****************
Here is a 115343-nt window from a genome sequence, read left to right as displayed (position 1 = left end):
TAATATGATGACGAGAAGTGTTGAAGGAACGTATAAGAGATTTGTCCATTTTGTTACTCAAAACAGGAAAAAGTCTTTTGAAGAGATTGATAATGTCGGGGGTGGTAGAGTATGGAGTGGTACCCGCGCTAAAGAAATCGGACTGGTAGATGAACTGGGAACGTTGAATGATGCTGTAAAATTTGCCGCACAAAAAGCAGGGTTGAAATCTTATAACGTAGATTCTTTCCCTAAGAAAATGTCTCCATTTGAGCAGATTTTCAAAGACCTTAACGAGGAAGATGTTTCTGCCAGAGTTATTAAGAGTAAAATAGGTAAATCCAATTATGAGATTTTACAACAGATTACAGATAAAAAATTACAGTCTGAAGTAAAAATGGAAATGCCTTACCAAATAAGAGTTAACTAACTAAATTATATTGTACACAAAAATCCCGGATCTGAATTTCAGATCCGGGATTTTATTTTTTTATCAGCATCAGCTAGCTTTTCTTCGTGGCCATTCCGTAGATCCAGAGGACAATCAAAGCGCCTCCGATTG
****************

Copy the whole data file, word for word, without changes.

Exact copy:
Here is a 115343-nt window from a genome sequence, read left to right as displayed (position 1 = left end):
TAATATGATGACGAGAAGTGTTGAAGGAACGTATAAGAGATTTGTCCATTTTGTTACTCAAAACAGGAAAAAGTCTTTTGAAGAGATTGATAATGTCGGGGGTGGTAGAGTATGGAGTGGTACCCGCGCTAAAGAAATCGGACTGGTAGATGAACTGGGAACGTTGAATGATGCTGTAAAATTTGCCGCACAAAAAGCAGGGTTGAAATCTTATAACGTAGATTCTTTCCCTAAGAAAATGTCTCCATTTGAGCAGATTTTCAAAGACCTTAACGAGGAAGATGTTTCTGCCAGAGTTATTAAGAGTAAAATAGGTAAATCCAATTATGAGATTTTACAACAGATTACAGATAAAAAATTACAGTCTGAAGTAAAAATGGAAATGCCTTACCAAATAAGAGTTAACTAACTAAATTATATTGTACACAAAAATCCCGGATCTGAATTTCAGATCCGGGATTTTATTTTTTTATCAGCATCAGCTAGCTTTTCTTCGTGGCCATTCCGTAGATCCAGAGGACAATCAAAGCGCCTCCGATTG